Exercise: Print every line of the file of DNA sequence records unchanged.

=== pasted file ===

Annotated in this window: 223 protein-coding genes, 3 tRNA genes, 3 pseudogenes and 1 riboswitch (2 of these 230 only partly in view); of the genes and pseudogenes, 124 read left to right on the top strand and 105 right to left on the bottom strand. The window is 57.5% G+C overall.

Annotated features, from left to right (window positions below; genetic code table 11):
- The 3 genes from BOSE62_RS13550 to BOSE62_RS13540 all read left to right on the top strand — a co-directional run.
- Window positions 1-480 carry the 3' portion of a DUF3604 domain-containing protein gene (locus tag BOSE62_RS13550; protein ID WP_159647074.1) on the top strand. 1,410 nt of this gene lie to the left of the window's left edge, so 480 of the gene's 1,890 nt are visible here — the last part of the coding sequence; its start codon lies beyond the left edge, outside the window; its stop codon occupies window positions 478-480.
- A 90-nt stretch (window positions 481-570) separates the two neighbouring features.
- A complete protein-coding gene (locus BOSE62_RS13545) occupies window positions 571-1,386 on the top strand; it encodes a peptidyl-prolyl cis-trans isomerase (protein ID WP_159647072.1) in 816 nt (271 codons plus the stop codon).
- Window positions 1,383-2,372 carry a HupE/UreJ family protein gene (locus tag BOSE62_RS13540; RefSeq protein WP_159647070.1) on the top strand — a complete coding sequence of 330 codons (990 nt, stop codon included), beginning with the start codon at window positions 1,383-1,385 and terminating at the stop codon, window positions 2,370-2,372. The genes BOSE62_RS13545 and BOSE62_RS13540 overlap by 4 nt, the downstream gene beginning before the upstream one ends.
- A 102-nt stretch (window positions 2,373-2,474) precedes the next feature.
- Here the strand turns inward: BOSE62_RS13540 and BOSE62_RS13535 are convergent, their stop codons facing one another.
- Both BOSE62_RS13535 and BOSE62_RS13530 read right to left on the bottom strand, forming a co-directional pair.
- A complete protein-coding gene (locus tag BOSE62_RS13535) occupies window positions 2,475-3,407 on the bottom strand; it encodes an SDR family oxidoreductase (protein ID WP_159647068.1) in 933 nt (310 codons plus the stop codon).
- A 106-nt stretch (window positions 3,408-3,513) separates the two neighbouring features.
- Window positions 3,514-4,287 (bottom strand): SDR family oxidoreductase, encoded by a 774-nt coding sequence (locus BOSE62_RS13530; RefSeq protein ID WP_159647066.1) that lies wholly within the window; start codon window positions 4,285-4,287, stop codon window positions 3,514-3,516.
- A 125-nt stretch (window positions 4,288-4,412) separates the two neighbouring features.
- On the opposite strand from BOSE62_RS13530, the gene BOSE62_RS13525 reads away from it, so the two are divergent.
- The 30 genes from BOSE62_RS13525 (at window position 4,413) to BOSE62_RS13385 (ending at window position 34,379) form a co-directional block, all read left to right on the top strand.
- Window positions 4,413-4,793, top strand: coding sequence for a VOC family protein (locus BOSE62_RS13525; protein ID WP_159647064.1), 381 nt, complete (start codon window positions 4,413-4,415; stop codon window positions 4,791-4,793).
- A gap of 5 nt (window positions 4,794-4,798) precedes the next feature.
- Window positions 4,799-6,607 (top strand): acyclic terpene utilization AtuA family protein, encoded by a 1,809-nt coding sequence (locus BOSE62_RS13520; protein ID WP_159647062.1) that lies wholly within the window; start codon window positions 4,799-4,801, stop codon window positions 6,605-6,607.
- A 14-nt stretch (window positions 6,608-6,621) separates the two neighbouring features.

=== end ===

Annotated in this window: 223 protein-coding genes, 3 tRNA genes, 3 pseudogenes and 1 riboswitch (2 of these 230 only partly in view); of the genes and pseudogenes, 124 read left to right on the top strand and 105 right to left on the bottom strand. The window is 57.5% G+C overall.

Annotated features, from left to right (window positions below; genetic code table 11):
- The 3 genes from BOSE62_RS13550 to BOSE62_RS13540 all read left to right on the top strand — a co-directional run.
- Window positions 1-480 carry the 3' portion of a DUF3604 domain-containing protein gene (locus tag BOSE62_RS13550; protein ID WP_159647074.1) on the top strand. 1,410 nt of this gene lie to the left of the window's left edge, so 480 of the gene's 1,890 nt are visible here — the last part of the coding sequence; its start codon lies beyond the left edge, outside the window; its stop codon occupies window positions 478-480.
- A 90-nt stretch (window positions 481-570) separates the two neighbouring features.
- A complete protein-coding gene (locus BOSE62_RS13545) occupies window positions 571-1,386 on the top strand; it encodes a peptidyl-prolyl cis-trans isomerase (protein ID WP_159647072.1) in 816 nt (271 codons plus the stop codon).
- Window positions 1,383-2,372 carry a HupE/UreJ family protein gene (locus tag BOSE62_RS13540; RefSeq protein WP_159647070.1) on the top strand — a complete coding sequence of 330 codons (990 nt, stop codon included), beginning with the start codon at window positions 1,383-1,385 and terminating at the stop codon, window positions 2,370-2,372. The genes BOSE62_RS13545 and BOSE62_RS13540 overlap by 4 nt, the downstream gene beginning before the upstream one ends.
- A 102-nt stretch (window positions 2,373-2,474) precedes the next feature.
- Here the strand turns inward: BOSE62_RS13540 and BOSE62_RS13535 are convergent, their stop codons facing one another.
- Both BOSE62_RS13535 and BOSE62_RS13530 read right to left on the bottom strand, forming a co-directional pair.
- A complete protein-coding gene (locus tag BOSE62_RS13535) occupies window positions 2,475-3,407 on the bottom strand; it encodes an SDR family oxidoreductase (protein ID WP_159647068.1) in 933 nt (310 codons plus the stop codon).
- A 106-nt stretch (window positions 3,408-3,513) separates the two neighbouring features.
- Window positions 3,514-4,287 (bottom strand): SDR family oxidoreductase, encoded by a 774-nt coding sequence (locus BOSE62_RS13530; RefSeq protein ID WP_159647066.1) that lies wholly within the window; start codon window positions 4,285-4,287, stop codon window positions 3,514-3,516.
- A 125-nt stretch (window positions 4,288-4,412) separates the two neighbouring features.
- On the opposite strand from BOSE62_RS13530, the gene BOSE62_RS13525 reads away from it, so the two are divergent.
- The 30 genes from BOSE62_RS13525 (at window position 4,413) to BOSE62_RS13385 (ending at window position 34,379) form a co-directional block, all read left to right on the top strand.
- Window positions 4,413-4,793, top strand: coding sequence for a VOC family protein (locus BOSE62_RS13525; protein ID WP_159647064.1), 381 nt, complete (start codon window positions 4,413-4,415; stop codon window positions 4,791-4,793).
- A gap of 5 nt (window positions 4,794-4,798) precedes the next feature.
- Window positions 4,799-6,607 (top strand): acyclic terpene utilization AtuA family protein, encoded by a 1,809-nt coding sequence (locus BOSE62_RS13520; protein ID WP_159647062.1) that lies wholly within the window; start codon window positions 4,799-4,801, stop codon window positions 6,605-6,607.
- A 14-nt stretch (window positions 6,608-6,621) separates the two neighbouring features.